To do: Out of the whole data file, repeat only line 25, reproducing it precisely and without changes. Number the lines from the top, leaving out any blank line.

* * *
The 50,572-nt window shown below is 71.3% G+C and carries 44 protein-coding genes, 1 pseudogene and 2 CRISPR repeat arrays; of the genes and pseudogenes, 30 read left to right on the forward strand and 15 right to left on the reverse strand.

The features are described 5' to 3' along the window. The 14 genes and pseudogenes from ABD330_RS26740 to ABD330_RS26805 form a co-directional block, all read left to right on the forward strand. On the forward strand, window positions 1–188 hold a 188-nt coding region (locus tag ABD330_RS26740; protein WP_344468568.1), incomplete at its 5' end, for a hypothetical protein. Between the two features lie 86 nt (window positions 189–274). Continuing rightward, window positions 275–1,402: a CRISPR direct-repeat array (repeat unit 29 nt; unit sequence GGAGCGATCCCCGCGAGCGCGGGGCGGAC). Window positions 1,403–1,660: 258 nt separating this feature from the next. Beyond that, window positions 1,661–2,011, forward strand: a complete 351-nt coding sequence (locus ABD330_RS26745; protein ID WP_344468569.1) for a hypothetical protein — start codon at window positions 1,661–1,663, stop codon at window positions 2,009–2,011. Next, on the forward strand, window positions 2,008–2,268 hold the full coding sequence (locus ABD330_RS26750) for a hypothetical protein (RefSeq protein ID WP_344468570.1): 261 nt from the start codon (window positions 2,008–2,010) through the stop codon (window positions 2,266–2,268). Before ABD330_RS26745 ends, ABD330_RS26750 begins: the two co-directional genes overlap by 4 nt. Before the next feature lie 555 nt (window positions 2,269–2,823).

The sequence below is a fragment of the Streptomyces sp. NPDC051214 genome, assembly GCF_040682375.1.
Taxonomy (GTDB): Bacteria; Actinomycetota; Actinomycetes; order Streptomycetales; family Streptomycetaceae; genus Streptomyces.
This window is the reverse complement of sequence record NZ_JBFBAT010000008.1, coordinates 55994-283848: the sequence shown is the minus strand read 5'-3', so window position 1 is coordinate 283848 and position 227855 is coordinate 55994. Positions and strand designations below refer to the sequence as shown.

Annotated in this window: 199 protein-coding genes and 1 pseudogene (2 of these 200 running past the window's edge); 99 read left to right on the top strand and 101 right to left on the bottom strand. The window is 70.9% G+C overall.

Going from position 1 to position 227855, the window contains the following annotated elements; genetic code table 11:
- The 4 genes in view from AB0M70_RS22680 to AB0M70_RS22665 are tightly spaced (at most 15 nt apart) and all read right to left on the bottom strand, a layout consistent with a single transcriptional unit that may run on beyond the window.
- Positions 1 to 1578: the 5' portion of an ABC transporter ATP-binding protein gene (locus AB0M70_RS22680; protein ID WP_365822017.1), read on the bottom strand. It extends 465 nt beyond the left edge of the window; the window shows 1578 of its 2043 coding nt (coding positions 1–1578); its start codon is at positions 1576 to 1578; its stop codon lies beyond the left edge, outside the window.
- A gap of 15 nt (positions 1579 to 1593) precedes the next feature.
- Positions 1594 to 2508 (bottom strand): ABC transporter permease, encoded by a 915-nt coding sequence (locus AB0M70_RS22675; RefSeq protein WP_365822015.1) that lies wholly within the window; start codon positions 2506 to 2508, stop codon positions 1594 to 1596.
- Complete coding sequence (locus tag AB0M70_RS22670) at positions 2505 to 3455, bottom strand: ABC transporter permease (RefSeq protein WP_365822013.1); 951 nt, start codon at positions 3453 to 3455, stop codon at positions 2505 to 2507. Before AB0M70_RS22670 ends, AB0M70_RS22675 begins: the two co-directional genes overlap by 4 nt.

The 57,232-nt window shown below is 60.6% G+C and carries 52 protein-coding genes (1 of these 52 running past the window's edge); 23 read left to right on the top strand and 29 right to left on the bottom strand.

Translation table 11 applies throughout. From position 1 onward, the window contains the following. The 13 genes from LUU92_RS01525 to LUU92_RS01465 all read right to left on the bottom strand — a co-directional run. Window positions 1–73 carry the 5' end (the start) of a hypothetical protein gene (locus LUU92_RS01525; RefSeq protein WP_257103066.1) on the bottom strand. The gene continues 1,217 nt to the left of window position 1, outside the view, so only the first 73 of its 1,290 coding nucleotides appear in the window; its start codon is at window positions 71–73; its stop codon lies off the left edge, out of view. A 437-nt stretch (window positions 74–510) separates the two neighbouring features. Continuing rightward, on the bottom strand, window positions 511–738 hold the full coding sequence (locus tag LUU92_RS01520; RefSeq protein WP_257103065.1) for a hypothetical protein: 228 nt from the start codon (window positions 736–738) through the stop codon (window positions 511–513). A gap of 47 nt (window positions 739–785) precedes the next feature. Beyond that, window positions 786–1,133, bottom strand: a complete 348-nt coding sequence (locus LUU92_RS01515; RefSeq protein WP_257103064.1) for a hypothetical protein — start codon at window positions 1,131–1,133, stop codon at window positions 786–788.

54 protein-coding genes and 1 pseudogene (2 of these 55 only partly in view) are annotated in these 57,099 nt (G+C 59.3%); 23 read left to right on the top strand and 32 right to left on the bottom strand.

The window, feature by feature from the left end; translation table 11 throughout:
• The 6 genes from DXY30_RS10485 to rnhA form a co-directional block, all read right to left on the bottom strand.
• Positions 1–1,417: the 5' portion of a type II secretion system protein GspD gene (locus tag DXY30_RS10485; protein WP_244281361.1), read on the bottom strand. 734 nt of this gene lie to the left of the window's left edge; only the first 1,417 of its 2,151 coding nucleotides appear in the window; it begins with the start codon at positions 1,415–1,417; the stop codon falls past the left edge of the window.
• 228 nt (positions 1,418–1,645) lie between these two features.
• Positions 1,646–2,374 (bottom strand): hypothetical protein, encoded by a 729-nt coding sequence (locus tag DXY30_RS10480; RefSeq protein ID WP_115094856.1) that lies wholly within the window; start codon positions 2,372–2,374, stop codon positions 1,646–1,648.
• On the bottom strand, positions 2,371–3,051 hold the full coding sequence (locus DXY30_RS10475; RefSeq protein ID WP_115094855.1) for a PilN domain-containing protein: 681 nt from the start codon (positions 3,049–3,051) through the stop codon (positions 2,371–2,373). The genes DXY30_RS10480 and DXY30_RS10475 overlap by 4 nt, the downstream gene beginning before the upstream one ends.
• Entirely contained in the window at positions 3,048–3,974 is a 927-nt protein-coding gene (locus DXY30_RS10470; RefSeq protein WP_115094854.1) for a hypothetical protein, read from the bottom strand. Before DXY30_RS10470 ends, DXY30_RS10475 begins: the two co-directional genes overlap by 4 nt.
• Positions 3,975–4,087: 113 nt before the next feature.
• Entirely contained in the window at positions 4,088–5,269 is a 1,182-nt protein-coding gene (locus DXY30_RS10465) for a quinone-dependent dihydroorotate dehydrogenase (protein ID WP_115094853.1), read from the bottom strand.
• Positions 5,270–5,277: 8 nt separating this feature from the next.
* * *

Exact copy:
• Positions 5,270–5,277: 8 nt separating this feature from the next.